Potty training is a big milestone for children. But how do parents know when to start? Intuition, expectations, common sense and observation play key roles in initiating potty training.
Step #1-Create a Parent/Child Team
Potty training is a combined effort between parent and child. Some parents may assume that they are in charge, while other parents place the child at the helm. In actuality, potty training is a partnership. Parents provide support, potty training tools, books, and dry clothing; children do the “going.”
Grasping the concept that potty training is a team effort between parent and child, and not a command and control situation, is critical to success. Strict, impatient pursuit of the goal puts undo pressure on the child, resulting in stress, anxiety and in some cases delayed potty training.
Step#2-Starting early doesn’t ensure quick results
In depth research on intensive potty training has proven that initiating the process early is in fact correlated to extended duration of potty training. Those parents who start training prematurely find that the potty training process lasts longer. Children must develop bladder and muscle control before they are able to control toileting.
Parents may adhere to this rough timeline of readiness: 15-18 months the child senses that his or her clothes are wet; 18 months the child may urinate on the potty if placed on it; 2- 2 1/2 years the child might alert the parent that he has to go; and 3-4 years the child may have the ability to “hold it” and visit the bathroom alone.
Step#3-Determine readiness by child’s development
When deciding to begin the potty training process, chronological age may not be the correct indicator for readiness. The parent should look for signs that the child is developmentally ready. This is especially true for babies who were born prematurely and children who are developmentally delayed.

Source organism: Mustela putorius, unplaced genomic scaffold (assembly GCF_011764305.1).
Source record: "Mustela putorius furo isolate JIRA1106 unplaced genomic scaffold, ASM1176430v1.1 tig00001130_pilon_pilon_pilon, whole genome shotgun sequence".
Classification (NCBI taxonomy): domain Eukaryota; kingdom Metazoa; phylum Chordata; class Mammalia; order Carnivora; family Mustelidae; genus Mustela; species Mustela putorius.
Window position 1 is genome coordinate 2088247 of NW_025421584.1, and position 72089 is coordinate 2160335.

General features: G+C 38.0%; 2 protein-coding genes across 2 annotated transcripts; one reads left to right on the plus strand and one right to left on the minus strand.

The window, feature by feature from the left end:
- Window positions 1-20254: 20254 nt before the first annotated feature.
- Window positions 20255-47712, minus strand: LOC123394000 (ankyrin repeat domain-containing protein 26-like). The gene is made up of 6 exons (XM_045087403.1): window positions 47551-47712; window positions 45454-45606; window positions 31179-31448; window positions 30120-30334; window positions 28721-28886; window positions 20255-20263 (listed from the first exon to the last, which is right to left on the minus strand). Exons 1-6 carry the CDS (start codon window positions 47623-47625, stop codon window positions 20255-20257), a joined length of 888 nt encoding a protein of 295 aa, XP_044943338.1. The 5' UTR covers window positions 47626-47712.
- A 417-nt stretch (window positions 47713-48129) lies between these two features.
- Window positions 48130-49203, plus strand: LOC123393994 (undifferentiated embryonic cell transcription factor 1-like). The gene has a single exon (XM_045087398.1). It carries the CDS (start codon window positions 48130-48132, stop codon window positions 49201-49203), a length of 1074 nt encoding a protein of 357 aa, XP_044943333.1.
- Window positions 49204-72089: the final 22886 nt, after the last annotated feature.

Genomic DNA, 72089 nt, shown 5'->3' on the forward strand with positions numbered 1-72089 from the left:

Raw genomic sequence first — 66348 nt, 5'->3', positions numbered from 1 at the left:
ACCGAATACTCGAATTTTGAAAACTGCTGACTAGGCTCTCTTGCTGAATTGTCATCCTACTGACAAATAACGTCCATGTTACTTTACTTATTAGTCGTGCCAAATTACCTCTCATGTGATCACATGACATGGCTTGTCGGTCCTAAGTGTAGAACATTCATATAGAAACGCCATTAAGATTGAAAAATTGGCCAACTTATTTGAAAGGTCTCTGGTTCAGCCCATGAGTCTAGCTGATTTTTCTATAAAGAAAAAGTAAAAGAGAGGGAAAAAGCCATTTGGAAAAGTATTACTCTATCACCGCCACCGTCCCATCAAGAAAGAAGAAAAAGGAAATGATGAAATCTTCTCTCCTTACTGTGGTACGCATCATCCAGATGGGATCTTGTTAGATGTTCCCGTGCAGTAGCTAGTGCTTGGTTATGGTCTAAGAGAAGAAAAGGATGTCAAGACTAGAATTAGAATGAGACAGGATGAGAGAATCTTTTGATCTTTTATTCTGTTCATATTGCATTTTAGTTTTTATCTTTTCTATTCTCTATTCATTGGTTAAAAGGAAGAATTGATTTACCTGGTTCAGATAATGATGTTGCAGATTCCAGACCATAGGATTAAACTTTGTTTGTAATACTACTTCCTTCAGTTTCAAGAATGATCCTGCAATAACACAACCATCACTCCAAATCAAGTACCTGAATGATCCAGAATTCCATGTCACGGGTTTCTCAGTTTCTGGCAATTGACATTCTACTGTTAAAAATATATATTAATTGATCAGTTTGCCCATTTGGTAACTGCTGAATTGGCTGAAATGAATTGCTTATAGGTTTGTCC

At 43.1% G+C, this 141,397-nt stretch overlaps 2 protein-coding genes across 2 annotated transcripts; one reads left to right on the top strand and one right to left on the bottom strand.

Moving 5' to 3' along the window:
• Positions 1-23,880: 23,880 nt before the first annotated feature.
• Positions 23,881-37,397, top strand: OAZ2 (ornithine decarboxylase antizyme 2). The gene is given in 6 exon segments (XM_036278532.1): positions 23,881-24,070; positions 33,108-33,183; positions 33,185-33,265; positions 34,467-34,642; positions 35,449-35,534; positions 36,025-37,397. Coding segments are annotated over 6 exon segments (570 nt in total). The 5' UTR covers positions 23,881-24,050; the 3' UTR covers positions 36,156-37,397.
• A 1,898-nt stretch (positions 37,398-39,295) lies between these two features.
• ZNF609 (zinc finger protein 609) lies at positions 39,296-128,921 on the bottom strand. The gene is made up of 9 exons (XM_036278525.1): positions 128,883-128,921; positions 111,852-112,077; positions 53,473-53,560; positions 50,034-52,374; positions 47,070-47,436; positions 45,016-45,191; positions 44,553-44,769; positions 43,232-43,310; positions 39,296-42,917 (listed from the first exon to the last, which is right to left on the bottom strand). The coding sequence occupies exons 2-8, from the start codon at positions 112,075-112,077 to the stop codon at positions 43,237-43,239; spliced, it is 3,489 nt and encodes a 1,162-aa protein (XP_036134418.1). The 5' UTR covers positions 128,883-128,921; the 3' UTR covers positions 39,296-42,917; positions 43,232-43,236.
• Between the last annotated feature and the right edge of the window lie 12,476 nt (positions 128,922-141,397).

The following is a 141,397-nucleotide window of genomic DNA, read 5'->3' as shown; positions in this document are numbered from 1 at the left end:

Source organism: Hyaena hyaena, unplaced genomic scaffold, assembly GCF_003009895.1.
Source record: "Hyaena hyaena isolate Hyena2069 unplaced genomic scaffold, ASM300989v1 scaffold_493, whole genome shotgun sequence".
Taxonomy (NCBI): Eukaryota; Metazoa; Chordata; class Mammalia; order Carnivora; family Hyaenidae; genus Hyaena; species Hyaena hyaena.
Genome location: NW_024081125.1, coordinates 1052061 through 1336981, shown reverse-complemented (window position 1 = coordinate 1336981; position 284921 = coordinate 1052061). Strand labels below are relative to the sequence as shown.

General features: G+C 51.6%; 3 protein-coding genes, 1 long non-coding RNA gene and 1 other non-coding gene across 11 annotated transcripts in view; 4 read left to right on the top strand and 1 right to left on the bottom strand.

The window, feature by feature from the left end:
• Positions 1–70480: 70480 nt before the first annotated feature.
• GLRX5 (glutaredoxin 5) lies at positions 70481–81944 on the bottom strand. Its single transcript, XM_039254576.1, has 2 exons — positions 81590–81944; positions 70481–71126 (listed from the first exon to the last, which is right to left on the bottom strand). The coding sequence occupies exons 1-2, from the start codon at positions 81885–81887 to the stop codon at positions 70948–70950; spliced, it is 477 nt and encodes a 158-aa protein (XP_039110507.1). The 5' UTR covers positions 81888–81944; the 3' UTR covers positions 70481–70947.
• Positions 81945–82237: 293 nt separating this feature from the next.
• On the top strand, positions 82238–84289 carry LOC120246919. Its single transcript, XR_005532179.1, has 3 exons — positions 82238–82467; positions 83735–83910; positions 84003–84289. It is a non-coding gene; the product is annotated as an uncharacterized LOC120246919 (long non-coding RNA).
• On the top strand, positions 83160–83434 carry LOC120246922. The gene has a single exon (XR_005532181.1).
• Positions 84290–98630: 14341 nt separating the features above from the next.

Some good signs of readiness are: child can sit and walk well, child can stay dry for 2 hours or more, child is interested in doing what big kids or grownups do, child is able to follow and execute simple instructions, and child seems to understand what the potty is for and uses words relating to using the toilet.
Parents should assess the temperament of the child. Important questions to ask are: is the child able to focus, what is her attention span, does the child frustrate easily, is the child easily angered or discouraged.
For most children potty training occurs between 2 and 3 years, with the majority of children potty trained by 4.
Step#4-Go on now, go!
Today is the day! Parents should make sure that the child is in good health, and that the household is calm with no impending turmoil such as a move coming up, a new baby being brought home, or a parent going away on a trip.
Dress the child in easy to remove clothing like sweat pants with an elastic waist. Snaps, buttons and zippers are difficult for little hands and time consuming to manipulate when the urge arises. To reduce the pressure on the child, allow him to stay in diapers during the early days of potty training. Gradually transition him into underwear for short amounts of time as his dry times become more and more extended.
After a meal, nap, or when coming in from outdoors are good times to encourage the child to hop on the potty. Parents should be on the look out for indicators of when the child may have the urge to go.
Accompany the child to the potty and stay with him. The visit to the bathroom should be short and sweet; five minutes is plenty of time. Offer reading material, or use a fun potty training tool or toy to make the five minutes engaging. Important: if the child wants to get off of the potty before five minutes, don’t force him to stay.
Praise, praise, praise! Little milestones deserve lots of hugs and kisses. It is really something for a little tyke to hop on the potty by herself, pull up her own pants, or make it into the bathroom (even if only to be a little late.) Be kind, patient, sensitive and proud. Don’t scold the child for having accidents, ever.